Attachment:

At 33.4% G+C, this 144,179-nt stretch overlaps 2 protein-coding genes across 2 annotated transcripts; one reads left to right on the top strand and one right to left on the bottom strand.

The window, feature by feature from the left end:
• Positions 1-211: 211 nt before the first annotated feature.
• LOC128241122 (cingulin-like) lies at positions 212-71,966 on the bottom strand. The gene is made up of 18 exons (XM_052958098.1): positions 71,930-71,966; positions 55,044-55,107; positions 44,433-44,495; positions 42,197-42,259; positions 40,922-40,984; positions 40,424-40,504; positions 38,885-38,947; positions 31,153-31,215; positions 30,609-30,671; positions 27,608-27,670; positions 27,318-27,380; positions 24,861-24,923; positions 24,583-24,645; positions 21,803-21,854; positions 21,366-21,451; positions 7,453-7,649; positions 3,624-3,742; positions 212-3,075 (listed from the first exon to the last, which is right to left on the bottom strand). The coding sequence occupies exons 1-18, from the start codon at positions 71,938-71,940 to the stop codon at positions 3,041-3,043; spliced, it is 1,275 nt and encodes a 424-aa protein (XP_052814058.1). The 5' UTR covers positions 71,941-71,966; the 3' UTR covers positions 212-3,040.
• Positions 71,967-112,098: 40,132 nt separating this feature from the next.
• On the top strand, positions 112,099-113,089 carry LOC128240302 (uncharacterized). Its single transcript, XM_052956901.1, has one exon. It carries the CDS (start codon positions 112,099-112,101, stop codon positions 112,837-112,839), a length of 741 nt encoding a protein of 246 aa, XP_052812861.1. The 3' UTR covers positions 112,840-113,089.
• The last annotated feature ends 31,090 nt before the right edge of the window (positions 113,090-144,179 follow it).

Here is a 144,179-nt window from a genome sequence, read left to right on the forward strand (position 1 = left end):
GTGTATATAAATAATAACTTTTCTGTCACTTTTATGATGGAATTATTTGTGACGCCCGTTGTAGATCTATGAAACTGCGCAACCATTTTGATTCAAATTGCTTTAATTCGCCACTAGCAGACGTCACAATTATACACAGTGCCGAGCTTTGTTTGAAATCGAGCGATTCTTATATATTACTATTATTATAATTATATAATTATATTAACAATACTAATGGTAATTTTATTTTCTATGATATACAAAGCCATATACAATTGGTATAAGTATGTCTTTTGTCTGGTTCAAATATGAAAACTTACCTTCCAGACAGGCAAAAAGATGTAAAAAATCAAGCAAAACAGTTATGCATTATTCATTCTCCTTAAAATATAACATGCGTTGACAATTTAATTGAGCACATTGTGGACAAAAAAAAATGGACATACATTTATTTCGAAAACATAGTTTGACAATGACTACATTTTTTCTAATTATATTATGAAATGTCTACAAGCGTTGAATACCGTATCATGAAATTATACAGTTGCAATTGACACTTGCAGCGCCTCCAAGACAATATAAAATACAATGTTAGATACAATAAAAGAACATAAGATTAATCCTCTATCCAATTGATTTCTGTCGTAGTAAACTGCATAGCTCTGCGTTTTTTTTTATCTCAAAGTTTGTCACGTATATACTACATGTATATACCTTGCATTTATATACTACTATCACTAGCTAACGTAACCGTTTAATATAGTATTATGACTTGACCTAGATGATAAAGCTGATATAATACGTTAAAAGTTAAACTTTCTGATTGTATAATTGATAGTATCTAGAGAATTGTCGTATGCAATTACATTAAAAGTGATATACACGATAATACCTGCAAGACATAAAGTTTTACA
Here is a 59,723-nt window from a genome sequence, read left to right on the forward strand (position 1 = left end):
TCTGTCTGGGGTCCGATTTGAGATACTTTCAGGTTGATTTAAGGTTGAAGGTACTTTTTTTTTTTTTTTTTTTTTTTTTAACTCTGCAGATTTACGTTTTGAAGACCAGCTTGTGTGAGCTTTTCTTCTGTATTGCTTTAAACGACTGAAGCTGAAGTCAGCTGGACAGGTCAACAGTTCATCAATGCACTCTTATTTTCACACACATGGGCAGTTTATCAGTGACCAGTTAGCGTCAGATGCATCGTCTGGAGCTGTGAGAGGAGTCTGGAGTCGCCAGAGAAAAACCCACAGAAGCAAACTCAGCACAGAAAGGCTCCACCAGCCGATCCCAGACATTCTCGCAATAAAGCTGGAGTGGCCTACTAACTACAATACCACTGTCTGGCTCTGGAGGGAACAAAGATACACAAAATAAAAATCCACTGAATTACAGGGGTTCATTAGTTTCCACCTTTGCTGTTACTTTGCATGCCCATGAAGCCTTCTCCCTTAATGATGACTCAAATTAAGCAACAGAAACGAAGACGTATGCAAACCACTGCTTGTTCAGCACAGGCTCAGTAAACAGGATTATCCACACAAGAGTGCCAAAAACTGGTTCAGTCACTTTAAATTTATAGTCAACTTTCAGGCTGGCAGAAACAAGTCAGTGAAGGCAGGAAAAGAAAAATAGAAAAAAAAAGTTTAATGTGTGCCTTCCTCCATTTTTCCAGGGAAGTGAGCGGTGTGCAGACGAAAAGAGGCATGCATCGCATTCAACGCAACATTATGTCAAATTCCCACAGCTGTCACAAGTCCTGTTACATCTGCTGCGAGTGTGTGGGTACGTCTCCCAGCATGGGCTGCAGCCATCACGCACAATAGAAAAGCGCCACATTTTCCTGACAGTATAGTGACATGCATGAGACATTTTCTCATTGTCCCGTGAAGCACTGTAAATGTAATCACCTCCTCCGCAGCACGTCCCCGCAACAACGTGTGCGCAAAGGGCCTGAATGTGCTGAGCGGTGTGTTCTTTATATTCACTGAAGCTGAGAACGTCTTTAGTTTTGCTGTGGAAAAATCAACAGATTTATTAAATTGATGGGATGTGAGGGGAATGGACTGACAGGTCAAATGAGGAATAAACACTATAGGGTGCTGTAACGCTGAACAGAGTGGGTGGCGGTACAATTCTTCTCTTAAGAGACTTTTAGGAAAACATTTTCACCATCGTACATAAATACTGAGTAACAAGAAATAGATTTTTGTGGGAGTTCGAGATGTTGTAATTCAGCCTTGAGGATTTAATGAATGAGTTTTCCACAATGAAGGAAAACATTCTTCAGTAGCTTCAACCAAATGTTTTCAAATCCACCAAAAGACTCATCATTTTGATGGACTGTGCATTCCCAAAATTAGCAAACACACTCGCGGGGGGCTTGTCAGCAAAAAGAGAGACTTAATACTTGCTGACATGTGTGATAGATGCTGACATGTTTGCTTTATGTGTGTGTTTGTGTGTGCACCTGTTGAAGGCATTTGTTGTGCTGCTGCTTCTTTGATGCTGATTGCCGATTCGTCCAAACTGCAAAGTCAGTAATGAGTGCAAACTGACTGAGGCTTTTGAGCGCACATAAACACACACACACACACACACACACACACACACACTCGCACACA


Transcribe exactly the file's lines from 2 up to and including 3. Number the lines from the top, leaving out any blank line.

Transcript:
The window, feature by feature from the left end:
• Positions 1-211: 211 nt before the first annotated feature.